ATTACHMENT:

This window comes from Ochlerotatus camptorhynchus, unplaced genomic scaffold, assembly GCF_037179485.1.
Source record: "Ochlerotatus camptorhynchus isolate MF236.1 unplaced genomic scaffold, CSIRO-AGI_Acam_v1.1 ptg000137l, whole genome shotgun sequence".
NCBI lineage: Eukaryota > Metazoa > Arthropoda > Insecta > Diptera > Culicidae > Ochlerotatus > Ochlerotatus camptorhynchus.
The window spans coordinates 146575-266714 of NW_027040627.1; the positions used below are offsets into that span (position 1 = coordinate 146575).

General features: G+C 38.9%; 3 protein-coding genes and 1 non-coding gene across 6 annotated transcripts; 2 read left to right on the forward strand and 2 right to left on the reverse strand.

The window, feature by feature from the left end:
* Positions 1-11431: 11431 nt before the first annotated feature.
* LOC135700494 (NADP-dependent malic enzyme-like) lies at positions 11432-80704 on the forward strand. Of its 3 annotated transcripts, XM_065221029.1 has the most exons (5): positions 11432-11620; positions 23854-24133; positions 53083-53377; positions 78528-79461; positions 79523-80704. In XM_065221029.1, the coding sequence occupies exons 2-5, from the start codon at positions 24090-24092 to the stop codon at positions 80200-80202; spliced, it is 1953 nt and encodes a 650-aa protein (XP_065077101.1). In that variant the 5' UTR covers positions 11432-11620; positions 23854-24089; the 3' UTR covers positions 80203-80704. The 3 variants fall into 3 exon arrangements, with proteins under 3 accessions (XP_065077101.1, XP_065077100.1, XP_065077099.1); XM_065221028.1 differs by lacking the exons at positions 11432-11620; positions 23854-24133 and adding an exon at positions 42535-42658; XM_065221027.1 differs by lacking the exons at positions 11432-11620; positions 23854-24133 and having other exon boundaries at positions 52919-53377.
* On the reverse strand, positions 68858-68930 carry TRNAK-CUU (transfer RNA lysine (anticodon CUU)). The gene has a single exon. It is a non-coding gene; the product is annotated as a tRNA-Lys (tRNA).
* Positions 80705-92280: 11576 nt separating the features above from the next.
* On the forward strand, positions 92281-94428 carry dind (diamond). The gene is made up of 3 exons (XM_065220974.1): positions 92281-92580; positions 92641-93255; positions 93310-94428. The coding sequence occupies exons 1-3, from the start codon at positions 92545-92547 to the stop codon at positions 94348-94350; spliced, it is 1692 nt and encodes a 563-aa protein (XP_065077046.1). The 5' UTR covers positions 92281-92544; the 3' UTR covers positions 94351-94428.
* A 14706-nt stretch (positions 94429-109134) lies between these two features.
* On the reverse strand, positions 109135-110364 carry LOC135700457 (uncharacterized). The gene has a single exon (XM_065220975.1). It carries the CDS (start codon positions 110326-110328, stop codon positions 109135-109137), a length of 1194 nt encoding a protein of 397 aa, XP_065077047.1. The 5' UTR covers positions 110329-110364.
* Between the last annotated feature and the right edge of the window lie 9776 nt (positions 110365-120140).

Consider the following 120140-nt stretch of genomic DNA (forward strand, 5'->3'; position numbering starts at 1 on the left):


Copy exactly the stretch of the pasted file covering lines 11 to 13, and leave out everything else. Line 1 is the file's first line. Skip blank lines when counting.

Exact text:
* On the forward strand, positions 92281-94428 carry dind (diamond). The gene is made up of 3 exons (XM_065220974.1): positions 92281-92580; positions 92641-93255; positions 93310-94428. The coding sequence occupies exons 1-3, from the start codon at positions 92545-92547 to the stop codon at positions 94348-94350; spliced, it is 1692 nt and encodes a 563-aa protein (XP_065077046.1). The 5' UTR covers positions 92281-92544; the 3' UTR covers positions 94351-94428.
* A 14706-nt stretch (positions 94429-109134) lies between these two features.
* On the reverse strand, positions 109135-110364 carry LOC135700457 (uncharacterized). The gene has a single exon (XM_065220975.1). It carries the CDS (start codon positions 110326-110328, stop codon positions 109135-109137), a length of 1194 nt encoding a protein of 397 aa, XP_065077047.1. The 5' UTR covers positions 110329-110364.